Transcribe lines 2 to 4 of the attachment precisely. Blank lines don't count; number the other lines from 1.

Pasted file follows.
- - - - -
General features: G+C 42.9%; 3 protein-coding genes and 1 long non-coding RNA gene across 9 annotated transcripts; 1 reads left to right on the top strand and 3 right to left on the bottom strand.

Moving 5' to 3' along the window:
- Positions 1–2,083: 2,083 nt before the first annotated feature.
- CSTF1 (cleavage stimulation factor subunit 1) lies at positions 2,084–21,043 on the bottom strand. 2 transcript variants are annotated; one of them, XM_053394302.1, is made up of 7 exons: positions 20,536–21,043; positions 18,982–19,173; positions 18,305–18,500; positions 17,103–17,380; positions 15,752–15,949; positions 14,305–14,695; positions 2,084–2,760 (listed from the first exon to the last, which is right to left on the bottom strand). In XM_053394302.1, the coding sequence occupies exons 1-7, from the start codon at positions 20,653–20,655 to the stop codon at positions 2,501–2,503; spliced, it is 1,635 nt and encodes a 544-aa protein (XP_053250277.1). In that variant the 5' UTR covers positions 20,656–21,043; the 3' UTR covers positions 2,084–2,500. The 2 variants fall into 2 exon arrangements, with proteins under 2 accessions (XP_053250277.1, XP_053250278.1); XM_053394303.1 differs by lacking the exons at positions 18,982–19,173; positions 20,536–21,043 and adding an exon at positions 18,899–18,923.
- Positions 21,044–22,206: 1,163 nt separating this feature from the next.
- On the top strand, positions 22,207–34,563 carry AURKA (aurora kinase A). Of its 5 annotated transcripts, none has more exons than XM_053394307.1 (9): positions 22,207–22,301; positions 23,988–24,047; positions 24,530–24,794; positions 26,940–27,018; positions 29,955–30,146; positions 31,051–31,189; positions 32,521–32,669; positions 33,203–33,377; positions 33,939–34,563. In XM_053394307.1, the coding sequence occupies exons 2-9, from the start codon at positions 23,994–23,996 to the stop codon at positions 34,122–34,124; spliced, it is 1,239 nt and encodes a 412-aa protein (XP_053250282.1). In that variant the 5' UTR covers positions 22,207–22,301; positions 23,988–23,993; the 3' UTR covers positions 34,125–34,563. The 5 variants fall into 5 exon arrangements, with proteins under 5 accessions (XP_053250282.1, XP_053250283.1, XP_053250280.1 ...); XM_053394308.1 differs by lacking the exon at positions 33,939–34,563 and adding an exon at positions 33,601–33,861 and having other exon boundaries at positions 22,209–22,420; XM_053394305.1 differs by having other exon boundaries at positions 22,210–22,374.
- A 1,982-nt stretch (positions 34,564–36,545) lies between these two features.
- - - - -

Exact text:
Moving 5' to 3' along the window:
- Positions 1–2,083: 2,083 nt before the first annotated feature.
- CSTF1 (cleavage stimulation factor subunit 1) lies at positions 2,084–21,043 on the bottom strand. 2 transcript variants are annotated; one of them, XM_053394302.1, is made up of 7 exons: positions 20,536–21,043; positions 18,982–19,173; positions 18,305–18,500; positions 17,103–17,380; positions 15,752–15,949; positions 14,305–14,695; positions 2,084–2,760 (listed from the first exon to the last, which is right to left on the bottom strand). In XM_053394302.1, the coding sequence occupies exons 1-7, from the start codon at positions 20,653–20,655 to the stop codon at positions 2,501–2,503; spliced, it is 1,635 nt and encodes a 544-aa protein (XP_053250277.1). In that variant the 5' UTR covers positions 20,656–21,043; the 3' UTR covers positions 2,084–2,500. The 2 variants fall into 2 exon arrangements, with proteins under 2 accessions (XP_053250277.1, XP_053250278.1); XM_053394303.1 differs by lacking the exons at positions 18,982–19,173; positions 20,536–21,043 and adding an exon at positions 18,899–18,923.